Wednesday, 12 August 2015

The Tattooed Heart, Michael Grant

Pages: 390
Publisher: Electric Monkey
Release Date: 27th August 2015
Edition: UK paperback, purchased

Other titles by this Author: Gone, Hunger, Lies, Plague, Fear, Light, BSRK, BSRK: Reloaded, BSRK: Apocalypse, Eve and Adam, Messenger of Fear

He is the Messenger
Be afraid

A group of people were walking slowly up the road towards us. Four of the men carried something, and I could already guess that it was a funeral procession.

“Why are we here?” I asked.

“This is the victim,” Messenger said. “Our business is with the ones responsible. The wickedness we pursue is not murder, but murder’s source.

It is hatred we pursue. Hatred.”

Messenger and Mara serve the balance. They seek out injustice and punish the wicked. But their world is changing and everything depends on the decisions Mara makes. The Messenger’s apprentice is about to face her greatest test…

I bought Messenger of Fear last year with no expectations, only the knowledge that I had enjoyed what I’d read of the Gone series, and it ended up being one of my favourites of the year. The Tattooed Heart was equally as brilliant.

In the beginning of Mara’s apprenticeship with the Messenger of Fear, she was mainly discovering what on earth had landed her in such in punishment, trying to get to grips with the new life she faced and learning the ropes of being a Messenger. In this we see her more sure of herself in the duties she will face, the powers she has the decisions the severe punishments she will have to dish out. Even though her confidence is rising, the surrounding consequences are hitting home. The loneliness and the expanse of time she will be lonely for are weighing down on her, affecting everything she sees as she follows the case of a young drug addict, ODing alone and desperate and a boy riddled with bullets in an effort to protect his female classmates from those wanting to forbid them from going to school.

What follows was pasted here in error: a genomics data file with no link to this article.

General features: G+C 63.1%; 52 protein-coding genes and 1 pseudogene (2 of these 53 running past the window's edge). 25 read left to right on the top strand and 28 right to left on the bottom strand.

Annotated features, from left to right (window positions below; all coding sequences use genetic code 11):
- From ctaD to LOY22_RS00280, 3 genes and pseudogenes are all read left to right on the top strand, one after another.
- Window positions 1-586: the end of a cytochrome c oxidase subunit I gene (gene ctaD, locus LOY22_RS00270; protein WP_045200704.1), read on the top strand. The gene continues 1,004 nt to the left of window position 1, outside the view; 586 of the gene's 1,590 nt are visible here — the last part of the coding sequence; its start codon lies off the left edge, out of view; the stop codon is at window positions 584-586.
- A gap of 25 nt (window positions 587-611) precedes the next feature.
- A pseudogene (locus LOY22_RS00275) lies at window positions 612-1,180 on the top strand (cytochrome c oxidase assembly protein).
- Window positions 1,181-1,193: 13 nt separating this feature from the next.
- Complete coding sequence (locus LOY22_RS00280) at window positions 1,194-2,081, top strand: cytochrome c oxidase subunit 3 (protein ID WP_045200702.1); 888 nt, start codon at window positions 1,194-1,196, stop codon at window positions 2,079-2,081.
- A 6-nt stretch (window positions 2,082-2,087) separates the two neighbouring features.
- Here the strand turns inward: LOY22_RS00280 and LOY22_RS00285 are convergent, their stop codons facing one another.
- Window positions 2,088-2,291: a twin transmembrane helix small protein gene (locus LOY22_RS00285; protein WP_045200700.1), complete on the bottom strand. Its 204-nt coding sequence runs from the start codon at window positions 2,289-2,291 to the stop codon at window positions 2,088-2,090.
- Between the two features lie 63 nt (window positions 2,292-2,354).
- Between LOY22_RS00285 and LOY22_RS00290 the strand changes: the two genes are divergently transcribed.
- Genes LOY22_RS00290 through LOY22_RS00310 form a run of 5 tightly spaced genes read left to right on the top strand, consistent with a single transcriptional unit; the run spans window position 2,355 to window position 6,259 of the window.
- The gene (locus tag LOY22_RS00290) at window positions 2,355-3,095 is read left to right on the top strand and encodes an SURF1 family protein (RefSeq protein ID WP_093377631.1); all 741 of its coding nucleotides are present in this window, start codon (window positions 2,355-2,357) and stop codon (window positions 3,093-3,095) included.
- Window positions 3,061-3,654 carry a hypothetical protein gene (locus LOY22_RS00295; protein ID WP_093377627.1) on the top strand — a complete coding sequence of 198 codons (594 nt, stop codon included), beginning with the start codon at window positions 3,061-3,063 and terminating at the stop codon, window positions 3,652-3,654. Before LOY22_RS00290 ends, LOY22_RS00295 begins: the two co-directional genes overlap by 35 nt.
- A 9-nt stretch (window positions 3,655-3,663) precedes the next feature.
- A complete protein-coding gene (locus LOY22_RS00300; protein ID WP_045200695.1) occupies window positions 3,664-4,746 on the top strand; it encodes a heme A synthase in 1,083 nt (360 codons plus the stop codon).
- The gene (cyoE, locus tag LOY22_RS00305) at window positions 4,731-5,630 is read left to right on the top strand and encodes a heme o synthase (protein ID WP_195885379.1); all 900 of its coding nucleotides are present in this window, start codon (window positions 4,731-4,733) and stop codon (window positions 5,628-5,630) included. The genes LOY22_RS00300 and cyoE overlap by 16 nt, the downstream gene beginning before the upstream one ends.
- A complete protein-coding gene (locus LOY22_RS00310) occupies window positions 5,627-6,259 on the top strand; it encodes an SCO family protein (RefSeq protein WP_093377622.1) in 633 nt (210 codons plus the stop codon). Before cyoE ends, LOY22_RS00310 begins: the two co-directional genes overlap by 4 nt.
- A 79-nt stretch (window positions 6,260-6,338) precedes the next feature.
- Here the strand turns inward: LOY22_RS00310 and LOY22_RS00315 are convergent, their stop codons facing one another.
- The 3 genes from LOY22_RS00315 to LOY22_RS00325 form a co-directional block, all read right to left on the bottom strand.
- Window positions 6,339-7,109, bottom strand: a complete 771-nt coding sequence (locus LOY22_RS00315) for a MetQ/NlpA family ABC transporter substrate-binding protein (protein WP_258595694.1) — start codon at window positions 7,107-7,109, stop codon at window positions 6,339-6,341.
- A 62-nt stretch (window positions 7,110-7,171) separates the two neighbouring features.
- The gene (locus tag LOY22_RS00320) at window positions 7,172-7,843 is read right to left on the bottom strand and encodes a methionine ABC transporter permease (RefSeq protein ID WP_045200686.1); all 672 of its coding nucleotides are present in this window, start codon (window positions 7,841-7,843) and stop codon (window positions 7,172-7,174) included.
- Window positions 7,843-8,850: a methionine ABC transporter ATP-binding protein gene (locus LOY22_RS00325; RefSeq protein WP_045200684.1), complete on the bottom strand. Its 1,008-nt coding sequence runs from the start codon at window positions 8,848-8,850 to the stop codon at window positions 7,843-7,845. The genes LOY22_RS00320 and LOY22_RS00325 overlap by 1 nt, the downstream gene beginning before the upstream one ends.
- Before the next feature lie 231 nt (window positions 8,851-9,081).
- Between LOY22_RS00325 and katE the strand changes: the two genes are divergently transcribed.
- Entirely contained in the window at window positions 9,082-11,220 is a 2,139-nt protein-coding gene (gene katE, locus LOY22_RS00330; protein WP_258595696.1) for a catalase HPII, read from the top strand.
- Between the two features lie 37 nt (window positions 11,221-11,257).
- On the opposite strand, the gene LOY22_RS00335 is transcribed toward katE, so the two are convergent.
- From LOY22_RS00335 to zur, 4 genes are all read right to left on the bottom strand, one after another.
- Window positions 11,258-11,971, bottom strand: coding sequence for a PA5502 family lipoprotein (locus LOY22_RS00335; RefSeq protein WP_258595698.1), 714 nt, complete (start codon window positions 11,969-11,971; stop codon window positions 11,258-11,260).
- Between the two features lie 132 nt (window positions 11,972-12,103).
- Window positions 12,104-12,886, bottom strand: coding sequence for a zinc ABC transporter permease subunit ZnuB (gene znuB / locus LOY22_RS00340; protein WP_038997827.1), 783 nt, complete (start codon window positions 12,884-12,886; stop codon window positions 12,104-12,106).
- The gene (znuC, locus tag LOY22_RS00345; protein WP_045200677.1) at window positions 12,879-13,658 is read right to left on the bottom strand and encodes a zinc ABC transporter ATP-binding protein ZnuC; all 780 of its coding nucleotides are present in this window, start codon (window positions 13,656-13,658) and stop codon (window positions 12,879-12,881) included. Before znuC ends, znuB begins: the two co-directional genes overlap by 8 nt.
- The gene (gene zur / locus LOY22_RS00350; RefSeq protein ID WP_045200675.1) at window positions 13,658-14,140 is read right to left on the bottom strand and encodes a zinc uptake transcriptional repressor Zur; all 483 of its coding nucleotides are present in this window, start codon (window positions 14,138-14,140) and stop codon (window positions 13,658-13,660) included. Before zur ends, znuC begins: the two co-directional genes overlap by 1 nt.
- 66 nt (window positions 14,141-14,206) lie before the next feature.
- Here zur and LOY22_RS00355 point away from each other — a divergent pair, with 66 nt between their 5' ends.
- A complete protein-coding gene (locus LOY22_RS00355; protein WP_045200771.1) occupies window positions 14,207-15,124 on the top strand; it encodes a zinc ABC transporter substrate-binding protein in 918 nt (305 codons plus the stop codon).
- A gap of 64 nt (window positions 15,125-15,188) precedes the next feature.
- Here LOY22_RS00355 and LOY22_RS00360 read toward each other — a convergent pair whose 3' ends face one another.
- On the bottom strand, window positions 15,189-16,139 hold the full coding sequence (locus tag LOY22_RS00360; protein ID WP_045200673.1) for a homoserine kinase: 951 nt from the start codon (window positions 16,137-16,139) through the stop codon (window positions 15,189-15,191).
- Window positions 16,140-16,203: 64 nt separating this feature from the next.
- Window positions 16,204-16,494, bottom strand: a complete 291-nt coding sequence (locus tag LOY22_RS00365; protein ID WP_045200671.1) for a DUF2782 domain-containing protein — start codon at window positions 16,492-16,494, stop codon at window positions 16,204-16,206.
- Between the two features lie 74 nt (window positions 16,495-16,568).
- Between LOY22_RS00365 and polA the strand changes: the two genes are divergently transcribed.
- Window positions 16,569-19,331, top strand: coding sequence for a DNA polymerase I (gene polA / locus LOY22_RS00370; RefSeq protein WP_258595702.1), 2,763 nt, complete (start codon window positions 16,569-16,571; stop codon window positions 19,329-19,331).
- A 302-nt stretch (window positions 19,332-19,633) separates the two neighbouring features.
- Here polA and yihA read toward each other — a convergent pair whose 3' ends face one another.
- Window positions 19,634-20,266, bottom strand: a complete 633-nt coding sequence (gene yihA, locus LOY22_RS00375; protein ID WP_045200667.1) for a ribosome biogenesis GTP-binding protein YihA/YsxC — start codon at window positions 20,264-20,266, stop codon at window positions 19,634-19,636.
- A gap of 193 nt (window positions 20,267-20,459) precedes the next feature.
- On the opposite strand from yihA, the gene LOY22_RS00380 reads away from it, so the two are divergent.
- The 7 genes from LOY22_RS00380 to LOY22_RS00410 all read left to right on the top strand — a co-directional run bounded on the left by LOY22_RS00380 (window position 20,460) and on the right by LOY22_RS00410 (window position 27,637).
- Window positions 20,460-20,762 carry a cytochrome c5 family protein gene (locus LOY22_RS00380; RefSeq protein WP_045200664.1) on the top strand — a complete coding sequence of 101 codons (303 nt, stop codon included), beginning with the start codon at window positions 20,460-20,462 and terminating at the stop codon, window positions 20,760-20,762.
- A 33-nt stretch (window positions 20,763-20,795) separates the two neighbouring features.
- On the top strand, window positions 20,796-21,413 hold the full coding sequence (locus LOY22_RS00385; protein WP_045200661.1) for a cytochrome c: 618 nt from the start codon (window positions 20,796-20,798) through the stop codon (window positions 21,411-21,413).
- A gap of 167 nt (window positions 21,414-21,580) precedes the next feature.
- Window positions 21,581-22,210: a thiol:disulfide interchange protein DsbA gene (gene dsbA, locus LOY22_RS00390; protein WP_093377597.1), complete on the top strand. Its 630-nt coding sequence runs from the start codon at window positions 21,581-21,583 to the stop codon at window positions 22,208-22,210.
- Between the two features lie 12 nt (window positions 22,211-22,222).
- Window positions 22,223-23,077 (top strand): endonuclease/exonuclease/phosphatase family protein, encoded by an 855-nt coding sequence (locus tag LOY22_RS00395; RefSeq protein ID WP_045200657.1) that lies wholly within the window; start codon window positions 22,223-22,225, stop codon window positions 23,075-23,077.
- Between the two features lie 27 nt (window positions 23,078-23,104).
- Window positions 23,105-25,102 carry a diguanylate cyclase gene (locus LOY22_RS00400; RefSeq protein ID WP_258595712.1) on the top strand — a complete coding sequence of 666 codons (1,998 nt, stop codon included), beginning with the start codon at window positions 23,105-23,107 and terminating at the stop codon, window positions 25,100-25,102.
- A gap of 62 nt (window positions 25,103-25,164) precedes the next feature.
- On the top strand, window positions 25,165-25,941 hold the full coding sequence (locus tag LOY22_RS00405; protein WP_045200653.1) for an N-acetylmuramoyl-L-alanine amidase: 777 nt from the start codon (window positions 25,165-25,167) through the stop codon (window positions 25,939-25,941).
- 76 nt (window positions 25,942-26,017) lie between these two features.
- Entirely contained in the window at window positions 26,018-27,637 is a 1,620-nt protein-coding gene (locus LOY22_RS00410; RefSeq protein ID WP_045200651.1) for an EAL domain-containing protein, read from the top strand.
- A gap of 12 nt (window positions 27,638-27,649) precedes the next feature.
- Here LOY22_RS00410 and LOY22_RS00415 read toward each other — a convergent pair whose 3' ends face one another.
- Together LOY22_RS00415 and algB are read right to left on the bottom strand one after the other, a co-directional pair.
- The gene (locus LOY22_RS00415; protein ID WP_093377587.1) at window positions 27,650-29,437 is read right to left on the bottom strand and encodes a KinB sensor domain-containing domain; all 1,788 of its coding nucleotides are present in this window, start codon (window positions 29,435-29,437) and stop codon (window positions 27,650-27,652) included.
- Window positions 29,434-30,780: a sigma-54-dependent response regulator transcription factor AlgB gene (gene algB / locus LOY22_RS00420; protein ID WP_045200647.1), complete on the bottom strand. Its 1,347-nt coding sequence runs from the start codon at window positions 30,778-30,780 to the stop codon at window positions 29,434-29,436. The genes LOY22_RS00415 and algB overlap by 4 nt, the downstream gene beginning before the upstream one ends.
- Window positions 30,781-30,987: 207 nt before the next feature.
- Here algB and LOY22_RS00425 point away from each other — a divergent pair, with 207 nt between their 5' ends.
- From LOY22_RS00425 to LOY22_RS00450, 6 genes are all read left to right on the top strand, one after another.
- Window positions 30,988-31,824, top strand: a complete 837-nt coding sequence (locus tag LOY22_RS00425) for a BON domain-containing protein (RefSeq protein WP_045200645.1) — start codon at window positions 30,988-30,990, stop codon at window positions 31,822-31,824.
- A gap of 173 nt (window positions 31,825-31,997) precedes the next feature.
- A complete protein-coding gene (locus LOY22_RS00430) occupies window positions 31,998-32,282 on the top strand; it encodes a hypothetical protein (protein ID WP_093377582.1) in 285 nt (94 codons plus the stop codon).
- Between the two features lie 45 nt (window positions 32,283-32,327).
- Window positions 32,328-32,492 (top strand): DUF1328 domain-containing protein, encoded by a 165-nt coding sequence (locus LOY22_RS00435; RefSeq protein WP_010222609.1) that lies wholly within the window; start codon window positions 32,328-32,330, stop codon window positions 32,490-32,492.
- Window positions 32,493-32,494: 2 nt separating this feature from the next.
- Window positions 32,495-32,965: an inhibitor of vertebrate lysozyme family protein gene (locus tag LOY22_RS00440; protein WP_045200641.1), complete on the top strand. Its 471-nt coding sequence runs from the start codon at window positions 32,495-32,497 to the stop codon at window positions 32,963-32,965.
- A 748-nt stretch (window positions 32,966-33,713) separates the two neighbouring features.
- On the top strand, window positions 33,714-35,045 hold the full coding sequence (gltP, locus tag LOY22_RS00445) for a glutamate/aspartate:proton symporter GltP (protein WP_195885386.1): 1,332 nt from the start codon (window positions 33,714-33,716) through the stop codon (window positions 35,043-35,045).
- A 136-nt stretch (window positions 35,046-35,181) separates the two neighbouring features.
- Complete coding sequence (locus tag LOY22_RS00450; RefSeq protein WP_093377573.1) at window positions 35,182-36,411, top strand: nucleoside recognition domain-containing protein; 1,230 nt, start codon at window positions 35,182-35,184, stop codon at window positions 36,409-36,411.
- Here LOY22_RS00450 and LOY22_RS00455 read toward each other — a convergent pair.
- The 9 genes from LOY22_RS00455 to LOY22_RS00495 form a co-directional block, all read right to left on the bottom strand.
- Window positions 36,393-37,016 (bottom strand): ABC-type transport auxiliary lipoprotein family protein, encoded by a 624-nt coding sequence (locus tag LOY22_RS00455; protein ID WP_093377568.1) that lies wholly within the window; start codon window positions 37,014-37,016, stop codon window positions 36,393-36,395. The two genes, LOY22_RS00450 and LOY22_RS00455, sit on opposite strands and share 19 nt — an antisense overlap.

I really like how Mara’s story runs alongside several smaller plots of the cases she has to follow to determine the guilty party and offer them a game. It allows issues such as abuse, racism, manipulation, rape, morality, prejudice and many others to be discussed without it feeling like it’s thrown in your face, although there are a fair few scenes that are still difficult to read. The realisation that you can never really know what the repercussions or chain reaction even the smallest action can cause is scary and really makes you think twice about what you say and do, especially when it comes to the feelings and lives of others.

Mara genuinely regrets what she did to take her on this journey by this point, but she still has some residual feelings that led her to that place: an overwhelming desire to be loved. And to love in return, of course. I really liked how that played out for Mara. She could easily have taken the route of selfishness and desperation to provide her with what she thought would soften the edges of her new life, but what she actually did really showed just how much she had transformed over the course of the story. It actually even made me well up a little! She suddenly became worthy of getting to the other side of being the Messenger of Fear, in the many, many years when that will happen.

The Tattooed Heart is a touching and bittersweet ending to a fantastic duology and though Mara and Messenger’s story concluded wonderfully, I definitely wouldn’t say no to more from them!


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